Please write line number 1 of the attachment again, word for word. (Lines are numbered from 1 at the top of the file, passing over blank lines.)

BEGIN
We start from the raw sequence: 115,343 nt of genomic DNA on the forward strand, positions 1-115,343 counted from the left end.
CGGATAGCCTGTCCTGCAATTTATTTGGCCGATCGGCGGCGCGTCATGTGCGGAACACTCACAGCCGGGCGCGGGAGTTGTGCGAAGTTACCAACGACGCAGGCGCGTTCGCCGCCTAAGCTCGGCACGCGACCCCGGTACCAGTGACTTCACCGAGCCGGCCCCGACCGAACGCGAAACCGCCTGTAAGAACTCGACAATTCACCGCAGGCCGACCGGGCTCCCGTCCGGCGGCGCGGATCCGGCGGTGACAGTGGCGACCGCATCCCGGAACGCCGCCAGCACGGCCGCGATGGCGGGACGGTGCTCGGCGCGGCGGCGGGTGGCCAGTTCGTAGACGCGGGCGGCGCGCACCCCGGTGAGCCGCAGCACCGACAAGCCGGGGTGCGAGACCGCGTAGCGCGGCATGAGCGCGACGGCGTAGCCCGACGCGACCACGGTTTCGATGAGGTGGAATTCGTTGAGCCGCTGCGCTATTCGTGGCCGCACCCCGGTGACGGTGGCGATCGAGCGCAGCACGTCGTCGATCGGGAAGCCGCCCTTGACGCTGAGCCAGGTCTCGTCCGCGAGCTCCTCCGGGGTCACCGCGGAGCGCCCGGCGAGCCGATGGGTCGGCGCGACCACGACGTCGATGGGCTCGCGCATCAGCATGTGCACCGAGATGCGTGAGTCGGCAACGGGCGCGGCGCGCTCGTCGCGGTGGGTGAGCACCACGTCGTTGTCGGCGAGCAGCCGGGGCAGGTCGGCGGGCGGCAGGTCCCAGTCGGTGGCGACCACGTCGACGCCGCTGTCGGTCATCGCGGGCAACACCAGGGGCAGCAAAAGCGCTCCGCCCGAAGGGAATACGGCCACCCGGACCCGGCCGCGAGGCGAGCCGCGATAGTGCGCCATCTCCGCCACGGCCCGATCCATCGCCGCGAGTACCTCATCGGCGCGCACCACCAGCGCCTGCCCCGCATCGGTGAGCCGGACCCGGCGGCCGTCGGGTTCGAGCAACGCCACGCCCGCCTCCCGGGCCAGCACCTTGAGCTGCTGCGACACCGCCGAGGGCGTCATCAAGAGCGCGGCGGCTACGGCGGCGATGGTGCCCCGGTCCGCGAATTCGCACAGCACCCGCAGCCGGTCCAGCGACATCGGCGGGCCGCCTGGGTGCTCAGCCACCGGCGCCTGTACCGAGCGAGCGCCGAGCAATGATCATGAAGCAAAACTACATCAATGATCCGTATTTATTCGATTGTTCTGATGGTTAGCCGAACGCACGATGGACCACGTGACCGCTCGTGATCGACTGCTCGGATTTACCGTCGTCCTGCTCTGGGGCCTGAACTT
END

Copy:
We start from the raw sequence: 115,343 nt of genomic DNA on the forward strand, positions 1-115,343 counted from the left end.